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Key: Meeting Journal Funder
Public Release: 17-Apr-2014
International Journal of Electronic Marketing and Retailing
Newlyweds, be careful what you wish for
A statistical analysis of the gift 'fulfillments' at several hundred online wedding gift registries suggests that wedding guests are caught between a rock and a hard place when it comes to buying an appropriate gift for the happy couple.

Contact: Albert Ang
Inderscience Publishers

Public Release: 16-Apr-2014
Progress in the fight against quantum dissipation
Scientists at Yale have confirmed a 50-year-old, previously untested theoretical prediction in physics and improved the energy storage time of a quantum switch by several orders of magnitude. They report their results in the April 17 issue of the journal Nature.
National Science Foundation, Department of Energy, Intelligence Advanced Research Projects Activity, European Union, Yale

Contact: Eric Gershon
Yale University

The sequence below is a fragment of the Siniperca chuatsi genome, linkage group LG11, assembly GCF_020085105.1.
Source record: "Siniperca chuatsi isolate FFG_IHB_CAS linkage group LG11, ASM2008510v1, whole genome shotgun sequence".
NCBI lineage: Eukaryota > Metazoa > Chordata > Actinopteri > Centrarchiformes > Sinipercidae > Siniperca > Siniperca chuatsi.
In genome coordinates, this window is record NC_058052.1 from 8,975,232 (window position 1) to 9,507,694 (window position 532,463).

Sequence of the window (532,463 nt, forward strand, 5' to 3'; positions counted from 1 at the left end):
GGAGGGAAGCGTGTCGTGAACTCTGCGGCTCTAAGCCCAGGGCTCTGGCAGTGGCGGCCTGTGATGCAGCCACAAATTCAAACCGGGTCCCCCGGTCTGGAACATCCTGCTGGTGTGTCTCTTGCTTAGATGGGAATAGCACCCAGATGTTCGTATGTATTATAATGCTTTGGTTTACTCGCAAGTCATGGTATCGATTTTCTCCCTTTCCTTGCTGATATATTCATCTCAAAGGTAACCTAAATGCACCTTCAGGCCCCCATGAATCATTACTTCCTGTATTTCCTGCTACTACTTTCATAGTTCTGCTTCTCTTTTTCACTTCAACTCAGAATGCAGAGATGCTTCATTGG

Public Release: 16-Apr-2014
Physical Review Letters
At the origin of cell division
Movement and the ability to divide are two fundamental traits of living cells. The origin of these abilities could rely on very simple physical mechanisms, which have been simulated by scientists of the International School for Advanced Studies of Trieste in a study just published in Physical Review Letters. Luca Giomi and Antonio DeSimone have reproduced motility in their models, by acting on a single parameter until they caused the 'cells' to divide spontaneously without the action of external forces.

Contact: Federica Sgorbissa
International School of Advanced Studies (SISSA)

Public Release: 16-Apr-2014
International Journal of Knowledge and Web Intelligence
Ant colonies help evacuees in disaster zones